You'll also have to tackle the "when" problem. Depending on the stakeholders, information needs vary between daily, weekly, monthly, and "based on conditions in the project." For example, your project sponsor may ask for weekly status reports, but the project champion may ask for status reports just once a month.

The secret is to schedule and, if possible, automate the communication demands as much as possible. Yes, automate. If your project management information system is worth much, you can create macros, templates, even auto-generate reports on a regular schedule. Think of the time you'll save (and can invest in your fantasy baseball league) by automating communications. Many project managers I meet don't automate, don't schedule, and don't use a communication matrix. And then these project managers forget who needs what and when they need it. And then everyone whines. Please.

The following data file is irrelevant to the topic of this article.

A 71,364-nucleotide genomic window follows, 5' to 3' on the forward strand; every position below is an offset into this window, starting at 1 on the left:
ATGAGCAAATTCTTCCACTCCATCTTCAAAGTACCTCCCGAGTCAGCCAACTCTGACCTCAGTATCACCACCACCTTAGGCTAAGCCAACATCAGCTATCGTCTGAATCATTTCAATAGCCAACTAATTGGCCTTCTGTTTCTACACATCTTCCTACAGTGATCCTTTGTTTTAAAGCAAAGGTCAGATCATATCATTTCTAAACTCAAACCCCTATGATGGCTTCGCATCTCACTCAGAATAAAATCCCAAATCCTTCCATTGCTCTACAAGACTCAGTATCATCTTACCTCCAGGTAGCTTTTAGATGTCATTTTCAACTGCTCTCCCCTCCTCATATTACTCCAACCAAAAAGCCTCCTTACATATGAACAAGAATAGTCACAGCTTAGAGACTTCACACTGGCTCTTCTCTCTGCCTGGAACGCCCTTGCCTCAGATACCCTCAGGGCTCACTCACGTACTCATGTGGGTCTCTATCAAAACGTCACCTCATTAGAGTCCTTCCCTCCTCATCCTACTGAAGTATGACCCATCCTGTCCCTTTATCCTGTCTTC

Now for the modality. Some communications can be accomplished in a quick email. Others require an extensive spreadsheet, report, and executive summaries. Some communication is expected in quick, ad-hoc meetings, while other needs may mean business suits and, gosh, PowerPoint slideshows. The point is simple: Give stakeholders the information they need in the modality they'll be expecting.

Communication Is Also Listening

Time to shut up. You've planned for communications and now you're following your plan. But you have to listen to what's being said. I don't know about you, but I have two ears and one mouth. I've heard that this means I should listen twice as much as I talk. I have to listen to understand and receive the messages being sent to me.